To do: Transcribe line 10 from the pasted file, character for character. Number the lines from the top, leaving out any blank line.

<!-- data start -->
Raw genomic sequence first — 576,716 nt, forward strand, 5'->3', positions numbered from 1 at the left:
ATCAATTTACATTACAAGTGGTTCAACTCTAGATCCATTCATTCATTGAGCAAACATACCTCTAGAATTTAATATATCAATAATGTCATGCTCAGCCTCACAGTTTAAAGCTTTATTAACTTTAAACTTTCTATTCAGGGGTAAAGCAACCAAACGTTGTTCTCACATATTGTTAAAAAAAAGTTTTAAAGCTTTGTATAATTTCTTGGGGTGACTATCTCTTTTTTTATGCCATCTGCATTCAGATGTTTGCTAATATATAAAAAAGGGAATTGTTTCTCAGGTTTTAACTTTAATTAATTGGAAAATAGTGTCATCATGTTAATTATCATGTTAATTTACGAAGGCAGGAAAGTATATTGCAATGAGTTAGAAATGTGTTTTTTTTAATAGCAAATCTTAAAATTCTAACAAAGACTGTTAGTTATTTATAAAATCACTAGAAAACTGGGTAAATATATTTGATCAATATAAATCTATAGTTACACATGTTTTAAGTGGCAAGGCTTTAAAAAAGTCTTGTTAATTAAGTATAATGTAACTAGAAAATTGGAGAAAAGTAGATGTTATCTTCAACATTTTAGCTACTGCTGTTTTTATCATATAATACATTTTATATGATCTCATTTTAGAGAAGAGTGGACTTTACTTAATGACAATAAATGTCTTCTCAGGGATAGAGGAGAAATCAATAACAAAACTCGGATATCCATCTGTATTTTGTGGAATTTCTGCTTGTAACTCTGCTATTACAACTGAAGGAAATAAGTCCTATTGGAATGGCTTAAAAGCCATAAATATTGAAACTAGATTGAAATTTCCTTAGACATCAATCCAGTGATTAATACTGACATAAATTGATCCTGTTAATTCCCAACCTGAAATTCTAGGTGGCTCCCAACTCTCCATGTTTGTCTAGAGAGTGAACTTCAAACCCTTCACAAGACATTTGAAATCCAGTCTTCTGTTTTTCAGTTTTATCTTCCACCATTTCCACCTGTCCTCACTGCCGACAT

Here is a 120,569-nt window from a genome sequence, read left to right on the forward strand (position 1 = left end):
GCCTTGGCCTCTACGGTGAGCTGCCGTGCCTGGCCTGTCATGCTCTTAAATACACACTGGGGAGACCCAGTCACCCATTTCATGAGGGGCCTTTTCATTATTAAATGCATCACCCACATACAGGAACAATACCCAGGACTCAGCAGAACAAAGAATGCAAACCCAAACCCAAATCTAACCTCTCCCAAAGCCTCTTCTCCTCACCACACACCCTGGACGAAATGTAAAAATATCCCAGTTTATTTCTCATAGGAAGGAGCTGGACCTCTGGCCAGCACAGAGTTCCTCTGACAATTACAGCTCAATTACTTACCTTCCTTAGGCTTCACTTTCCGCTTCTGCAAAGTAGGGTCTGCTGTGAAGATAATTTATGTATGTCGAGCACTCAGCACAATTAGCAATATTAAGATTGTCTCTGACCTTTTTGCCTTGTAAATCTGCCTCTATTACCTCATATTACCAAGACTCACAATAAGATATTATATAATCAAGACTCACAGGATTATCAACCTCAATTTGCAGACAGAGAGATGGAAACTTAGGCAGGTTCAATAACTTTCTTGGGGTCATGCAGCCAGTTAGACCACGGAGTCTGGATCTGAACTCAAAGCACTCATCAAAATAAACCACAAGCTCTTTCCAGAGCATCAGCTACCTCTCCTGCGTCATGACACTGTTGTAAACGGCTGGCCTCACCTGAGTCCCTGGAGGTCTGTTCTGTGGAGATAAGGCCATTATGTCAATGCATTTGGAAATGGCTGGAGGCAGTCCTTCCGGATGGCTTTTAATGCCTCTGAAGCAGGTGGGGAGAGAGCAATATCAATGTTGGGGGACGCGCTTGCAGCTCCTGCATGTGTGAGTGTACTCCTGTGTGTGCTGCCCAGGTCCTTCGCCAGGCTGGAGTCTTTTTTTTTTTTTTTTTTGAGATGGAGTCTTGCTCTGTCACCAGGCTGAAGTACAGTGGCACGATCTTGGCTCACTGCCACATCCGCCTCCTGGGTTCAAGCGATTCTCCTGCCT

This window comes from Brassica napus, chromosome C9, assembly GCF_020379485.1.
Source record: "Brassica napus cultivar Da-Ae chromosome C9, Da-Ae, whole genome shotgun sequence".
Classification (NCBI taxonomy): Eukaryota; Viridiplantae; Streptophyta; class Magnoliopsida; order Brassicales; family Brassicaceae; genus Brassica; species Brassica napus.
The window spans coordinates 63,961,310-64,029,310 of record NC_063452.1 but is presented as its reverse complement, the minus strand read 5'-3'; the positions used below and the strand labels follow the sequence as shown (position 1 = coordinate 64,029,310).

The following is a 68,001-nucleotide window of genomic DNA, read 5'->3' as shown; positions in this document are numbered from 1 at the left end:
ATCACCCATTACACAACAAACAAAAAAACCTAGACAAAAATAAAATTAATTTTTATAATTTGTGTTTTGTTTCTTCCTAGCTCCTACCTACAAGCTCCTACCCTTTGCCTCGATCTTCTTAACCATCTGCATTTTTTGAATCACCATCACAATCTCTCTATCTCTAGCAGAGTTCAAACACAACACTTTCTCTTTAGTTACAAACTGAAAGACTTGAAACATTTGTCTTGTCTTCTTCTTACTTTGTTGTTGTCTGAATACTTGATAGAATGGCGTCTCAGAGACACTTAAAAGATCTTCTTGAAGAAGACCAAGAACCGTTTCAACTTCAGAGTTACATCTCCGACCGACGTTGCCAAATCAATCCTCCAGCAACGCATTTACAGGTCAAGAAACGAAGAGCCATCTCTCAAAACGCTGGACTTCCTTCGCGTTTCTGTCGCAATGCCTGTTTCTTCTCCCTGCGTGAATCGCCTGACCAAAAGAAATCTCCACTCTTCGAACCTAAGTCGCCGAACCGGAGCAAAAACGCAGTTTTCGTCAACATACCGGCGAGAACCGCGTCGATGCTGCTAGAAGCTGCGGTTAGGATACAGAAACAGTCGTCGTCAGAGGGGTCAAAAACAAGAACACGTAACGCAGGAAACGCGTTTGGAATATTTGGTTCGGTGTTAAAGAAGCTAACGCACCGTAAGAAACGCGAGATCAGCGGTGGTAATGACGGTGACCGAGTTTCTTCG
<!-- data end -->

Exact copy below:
ATCACCCATTACACAACAAACAAAAAAACCTAGACAAAAATAAAATTAATTTTTATAATTTGTGTTTTGTTTCTTCCTAGCTCCTACCTACAAGCTCCTACCCTTTGCCTCGATCTTCTTAACCATCTGCATTTTTTGAATCACCATCACAATCTCTCTATCTCTAGCAGAGTTCAAACACAACACTTTCTCTTTAGTTACAAACTGAAAGACTTGAAACATTTGTCTTGTCTTCTTCTTACTTTGTTGTTGTCTGAATACTTGATAGAATGGCGTCTCAGAGACACTTAAAAGATCTTCTTGAAGAAGACCAAGAACCGTTTCAACTTCAGAGTTACATCTCCGACCGACGTTGCCAAATCAATCCTCCAGCAACGCATTTACAGGTCAAGAAACGAAGAGCCATCTCTCAAAACGCTGGACTTCCTTCGCGTTTCTGTCGCAATGCCTGTTTCTTCTCCCTGCGTGAATCGCCTGACCAAAAGAAATCTCCACTCTTCGAACCTAAGTCGCCGAACCGGAGCAAAAACGCAGTTTTCGTCAACATACCGGCGAGAACCGCGTCGATGCTGCTAGAAGCTGCGGTTAGGATACAGAAACAGTCGTCGTCAGAGGGGTCAAAAACAAGAACACGTAACGCAGGAAACGCGTTTGGAATATTTGGTTCGGTGTTAAAGAAGCTAACGCACCGTAAGAAACGCGAGATCAGCGGTGGTAATGACGGTGACCGAGTTTCTTCG